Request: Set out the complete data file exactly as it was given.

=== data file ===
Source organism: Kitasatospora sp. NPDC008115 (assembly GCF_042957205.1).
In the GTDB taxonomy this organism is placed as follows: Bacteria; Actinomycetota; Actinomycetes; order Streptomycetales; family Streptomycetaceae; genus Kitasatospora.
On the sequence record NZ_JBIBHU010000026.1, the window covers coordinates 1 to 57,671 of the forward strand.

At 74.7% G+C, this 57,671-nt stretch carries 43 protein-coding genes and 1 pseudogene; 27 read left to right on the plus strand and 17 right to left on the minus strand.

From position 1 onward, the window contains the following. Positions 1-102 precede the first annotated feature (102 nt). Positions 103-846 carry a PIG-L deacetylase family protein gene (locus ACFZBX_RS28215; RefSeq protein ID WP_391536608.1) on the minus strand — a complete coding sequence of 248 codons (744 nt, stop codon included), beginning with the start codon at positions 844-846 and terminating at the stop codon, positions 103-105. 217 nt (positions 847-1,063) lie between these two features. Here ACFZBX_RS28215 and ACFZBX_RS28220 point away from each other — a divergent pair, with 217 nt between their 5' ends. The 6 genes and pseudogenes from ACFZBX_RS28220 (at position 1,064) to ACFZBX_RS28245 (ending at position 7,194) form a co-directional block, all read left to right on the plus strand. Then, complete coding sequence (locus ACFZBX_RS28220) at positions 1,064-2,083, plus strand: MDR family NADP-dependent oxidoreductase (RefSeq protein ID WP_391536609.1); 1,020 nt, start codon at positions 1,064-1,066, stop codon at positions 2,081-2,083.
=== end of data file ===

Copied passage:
Source organism: Kitasatospora sp. NPDC008115 (assembly GCF_042957205.1).
In the GTDB taxonomy this organism is placed as follows: Bacteria; Actinomycetota; Actinomycetes; order Streptomycetales; family Streptomycetaceae; genus Kitasatospora.
On the sequence record NZ_JBIBHU010000026.1, the window covers coordinates 1 to 57,671 of the forward strand.

At 74.7% G+C, this 57,671-nt stretch carries 43 protein-coding genes and 1 pseudogene; 27 read left to right on the plus strand and 17 right to left on the minus strand.

From position 1 onward, the window contains the following. Positions 1-102 precede the first annotated feature (102 nt). Positions 103-846 carry a PIG-L deacetylase family protein gene (locus ACFZBX_RS28215; RefSeq protein ID WP_391536608.1) on the minus strand — a complete coding sequence of 248 codons (744 nt, stop codon included), beginning with the start codon at positions 844-846 and terminating at the stop codon, positions 103-105. 217 nt (positions 847-1,063) lie between these two features. Here ACFZBX_RS28215 and ACFZBX_RS28220 point away from each other — a divergent pair, with 217 nt between their 5' ends. The 6 genes and pseudogenes from ACFZBX_RS28220 (at position 1,064) to ACFZBX_RS28245 (ending at position 7,194) form a co-directional block, all read left to right on the plus strand. Then, complete coding sequence (locus ACFZBX_RS28220) at positions 1,064-2,083, plus strand: MDR family NADP-dependent oxidoreductase (RefSeq protein ID WP_391536609.1); 1,020 nt, start codon at positions 1,064-1,066, stop codon at positions 2,081-2,083.